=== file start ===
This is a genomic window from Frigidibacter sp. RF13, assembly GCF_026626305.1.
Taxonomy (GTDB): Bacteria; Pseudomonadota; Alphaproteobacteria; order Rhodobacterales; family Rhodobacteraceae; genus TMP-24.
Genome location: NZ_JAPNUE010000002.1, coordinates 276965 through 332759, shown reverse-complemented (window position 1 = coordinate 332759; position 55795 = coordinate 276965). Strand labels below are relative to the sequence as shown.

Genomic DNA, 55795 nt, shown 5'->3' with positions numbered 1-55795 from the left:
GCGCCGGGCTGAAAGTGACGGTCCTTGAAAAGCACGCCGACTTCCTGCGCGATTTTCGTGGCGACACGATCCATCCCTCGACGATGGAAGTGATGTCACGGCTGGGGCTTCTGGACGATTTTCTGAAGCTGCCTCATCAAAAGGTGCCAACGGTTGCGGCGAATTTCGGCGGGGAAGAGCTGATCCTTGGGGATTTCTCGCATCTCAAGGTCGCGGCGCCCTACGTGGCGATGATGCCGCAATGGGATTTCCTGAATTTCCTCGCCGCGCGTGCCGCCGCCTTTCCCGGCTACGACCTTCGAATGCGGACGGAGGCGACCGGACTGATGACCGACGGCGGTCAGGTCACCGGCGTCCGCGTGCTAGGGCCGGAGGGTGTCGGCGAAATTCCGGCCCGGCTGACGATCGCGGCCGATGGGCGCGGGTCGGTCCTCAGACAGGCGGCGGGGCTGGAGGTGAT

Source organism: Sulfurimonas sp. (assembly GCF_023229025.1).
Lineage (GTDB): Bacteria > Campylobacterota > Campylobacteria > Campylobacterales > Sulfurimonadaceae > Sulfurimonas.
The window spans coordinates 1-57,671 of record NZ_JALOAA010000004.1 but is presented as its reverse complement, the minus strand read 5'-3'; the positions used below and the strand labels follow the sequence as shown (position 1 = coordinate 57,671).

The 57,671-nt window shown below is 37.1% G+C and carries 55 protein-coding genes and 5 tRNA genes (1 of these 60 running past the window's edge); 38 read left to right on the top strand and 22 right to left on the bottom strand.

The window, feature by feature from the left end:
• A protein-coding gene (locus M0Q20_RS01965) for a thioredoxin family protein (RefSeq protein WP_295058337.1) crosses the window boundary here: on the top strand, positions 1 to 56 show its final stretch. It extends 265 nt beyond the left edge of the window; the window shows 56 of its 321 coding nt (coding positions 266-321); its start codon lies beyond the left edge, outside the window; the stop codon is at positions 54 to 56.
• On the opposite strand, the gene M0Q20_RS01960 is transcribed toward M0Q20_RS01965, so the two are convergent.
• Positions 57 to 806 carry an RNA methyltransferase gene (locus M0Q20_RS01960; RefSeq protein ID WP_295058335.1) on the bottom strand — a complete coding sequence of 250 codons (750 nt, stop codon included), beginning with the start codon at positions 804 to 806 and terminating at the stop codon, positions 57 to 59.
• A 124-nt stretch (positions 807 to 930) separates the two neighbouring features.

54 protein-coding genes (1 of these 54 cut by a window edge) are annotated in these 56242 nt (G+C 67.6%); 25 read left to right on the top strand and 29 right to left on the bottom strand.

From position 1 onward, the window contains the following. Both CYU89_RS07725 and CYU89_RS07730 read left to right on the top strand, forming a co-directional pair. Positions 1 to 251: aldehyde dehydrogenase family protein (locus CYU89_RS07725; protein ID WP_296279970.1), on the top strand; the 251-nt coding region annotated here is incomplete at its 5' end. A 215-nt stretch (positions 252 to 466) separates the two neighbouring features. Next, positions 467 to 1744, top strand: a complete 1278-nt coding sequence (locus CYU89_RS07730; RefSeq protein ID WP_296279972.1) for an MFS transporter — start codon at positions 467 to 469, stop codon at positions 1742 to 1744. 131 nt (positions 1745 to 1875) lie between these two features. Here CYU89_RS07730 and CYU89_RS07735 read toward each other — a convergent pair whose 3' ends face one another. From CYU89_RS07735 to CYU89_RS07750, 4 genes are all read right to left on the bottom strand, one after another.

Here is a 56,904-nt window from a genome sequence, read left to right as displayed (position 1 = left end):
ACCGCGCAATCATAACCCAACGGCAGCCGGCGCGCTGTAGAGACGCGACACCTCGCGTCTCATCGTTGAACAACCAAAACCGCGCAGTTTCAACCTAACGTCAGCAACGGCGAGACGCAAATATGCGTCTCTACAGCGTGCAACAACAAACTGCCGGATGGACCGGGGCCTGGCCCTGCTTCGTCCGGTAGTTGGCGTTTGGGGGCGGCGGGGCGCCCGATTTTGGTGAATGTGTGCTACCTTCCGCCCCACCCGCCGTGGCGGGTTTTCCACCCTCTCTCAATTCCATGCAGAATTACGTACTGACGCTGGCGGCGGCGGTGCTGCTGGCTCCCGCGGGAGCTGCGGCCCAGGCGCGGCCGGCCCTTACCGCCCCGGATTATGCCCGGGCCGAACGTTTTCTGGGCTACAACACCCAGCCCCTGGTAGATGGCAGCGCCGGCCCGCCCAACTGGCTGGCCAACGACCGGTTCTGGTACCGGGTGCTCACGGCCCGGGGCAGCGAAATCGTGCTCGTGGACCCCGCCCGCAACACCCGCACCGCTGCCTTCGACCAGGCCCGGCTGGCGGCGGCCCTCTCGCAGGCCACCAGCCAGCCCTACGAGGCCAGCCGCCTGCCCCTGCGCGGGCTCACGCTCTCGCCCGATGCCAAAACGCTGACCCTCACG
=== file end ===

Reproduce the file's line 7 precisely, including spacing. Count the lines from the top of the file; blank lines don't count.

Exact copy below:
Lineage (GTDB): Bacteria > Campylobacterota > Campylobacteria > Campylobacterales > Sulfurimonadaceae > Sulfurimonas.